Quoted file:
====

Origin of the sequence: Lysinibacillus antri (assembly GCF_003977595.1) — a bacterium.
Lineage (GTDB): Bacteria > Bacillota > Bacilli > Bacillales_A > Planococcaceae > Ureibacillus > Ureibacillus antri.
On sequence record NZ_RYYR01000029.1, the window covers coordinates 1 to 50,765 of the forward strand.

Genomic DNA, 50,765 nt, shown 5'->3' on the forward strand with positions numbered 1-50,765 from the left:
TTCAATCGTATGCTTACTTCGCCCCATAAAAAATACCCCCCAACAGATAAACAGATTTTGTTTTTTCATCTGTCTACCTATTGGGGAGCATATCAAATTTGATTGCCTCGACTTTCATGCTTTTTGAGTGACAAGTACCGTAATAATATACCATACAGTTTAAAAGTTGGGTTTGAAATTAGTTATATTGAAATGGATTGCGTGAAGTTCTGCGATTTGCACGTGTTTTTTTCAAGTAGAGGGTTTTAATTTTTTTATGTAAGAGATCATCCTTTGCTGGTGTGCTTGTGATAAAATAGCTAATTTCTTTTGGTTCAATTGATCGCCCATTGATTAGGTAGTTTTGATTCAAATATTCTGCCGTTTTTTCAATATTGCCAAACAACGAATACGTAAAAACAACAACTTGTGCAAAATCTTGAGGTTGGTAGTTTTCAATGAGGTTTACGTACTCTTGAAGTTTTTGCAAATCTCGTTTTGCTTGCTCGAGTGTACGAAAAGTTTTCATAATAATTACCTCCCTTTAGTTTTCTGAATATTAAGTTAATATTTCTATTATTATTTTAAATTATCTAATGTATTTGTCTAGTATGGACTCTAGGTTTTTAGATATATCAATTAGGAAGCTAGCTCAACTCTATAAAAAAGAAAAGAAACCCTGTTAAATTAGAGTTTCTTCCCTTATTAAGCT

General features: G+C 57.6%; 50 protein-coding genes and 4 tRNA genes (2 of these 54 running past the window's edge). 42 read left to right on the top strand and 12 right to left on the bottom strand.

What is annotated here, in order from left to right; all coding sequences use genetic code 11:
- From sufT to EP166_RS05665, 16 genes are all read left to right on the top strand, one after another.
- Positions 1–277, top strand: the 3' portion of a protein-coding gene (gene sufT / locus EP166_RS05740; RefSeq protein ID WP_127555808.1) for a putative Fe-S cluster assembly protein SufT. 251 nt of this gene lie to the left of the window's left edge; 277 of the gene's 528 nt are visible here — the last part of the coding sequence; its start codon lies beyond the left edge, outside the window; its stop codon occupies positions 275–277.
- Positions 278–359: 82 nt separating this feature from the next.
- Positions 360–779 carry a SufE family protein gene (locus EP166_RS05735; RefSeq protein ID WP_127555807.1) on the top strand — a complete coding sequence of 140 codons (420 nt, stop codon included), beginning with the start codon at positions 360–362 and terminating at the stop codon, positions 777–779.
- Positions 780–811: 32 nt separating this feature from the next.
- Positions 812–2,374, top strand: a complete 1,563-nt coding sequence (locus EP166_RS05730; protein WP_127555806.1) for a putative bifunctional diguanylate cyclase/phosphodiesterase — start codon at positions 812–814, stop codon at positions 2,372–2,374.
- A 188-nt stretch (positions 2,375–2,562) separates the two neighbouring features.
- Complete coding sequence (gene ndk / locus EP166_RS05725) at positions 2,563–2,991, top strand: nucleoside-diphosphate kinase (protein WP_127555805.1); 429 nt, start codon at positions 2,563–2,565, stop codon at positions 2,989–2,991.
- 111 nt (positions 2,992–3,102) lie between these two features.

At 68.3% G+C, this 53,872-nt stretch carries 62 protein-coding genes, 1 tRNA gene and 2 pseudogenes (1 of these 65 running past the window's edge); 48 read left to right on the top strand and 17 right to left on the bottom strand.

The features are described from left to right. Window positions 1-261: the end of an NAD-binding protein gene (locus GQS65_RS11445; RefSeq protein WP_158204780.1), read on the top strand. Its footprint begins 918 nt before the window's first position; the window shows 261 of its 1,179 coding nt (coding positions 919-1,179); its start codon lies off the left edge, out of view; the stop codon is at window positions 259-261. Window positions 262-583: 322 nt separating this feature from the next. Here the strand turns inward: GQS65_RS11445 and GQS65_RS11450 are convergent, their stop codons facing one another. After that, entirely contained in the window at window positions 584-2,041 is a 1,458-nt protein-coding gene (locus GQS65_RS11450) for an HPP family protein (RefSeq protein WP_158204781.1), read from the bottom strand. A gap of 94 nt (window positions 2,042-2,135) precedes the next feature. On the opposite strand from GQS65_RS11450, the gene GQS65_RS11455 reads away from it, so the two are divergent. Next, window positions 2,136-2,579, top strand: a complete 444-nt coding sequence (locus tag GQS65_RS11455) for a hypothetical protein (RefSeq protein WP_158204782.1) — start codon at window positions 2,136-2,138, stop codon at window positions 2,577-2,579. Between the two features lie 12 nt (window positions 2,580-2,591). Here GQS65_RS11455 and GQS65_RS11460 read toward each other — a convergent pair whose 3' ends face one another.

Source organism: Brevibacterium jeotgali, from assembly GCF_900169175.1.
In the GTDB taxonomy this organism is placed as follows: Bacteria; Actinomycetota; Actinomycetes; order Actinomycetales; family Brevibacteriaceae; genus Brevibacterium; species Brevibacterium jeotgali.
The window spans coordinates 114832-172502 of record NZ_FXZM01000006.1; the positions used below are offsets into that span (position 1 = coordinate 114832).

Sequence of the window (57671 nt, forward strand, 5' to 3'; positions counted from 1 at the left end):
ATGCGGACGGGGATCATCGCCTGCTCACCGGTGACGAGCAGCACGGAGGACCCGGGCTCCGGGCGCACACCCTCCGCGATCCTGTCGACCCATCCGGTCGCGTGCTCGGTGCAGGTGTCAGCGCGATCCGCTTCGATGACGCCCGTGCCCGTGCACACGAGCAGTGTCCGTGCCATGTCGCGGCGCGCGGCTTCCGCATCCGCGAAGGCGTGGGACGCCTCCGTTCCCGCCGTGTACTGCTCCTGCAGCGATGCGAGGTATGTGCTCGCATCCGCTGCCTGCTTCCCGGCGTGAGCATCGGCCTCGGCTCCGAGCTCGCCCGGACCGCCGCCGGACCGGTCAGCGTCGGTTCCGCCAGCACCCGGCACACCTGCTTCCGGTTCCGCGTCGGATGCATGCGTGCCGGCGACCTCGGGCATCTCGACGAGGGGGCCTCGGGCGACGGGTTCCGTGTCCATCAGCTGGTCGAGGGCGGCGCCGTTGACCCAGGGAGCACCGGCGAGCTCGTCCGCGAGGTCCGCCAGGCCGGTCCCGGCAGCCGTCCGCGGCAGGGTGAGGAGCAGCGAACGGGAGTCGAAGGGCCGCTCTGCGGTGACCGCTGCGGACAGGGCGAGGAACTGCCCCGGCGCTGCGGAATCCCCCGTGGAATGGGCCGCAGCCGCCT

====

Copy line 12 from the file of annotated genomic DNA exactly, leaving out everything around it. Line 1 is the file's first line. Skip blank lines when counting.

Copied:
- Positions 780–811: 32 nt separating this feature from the next.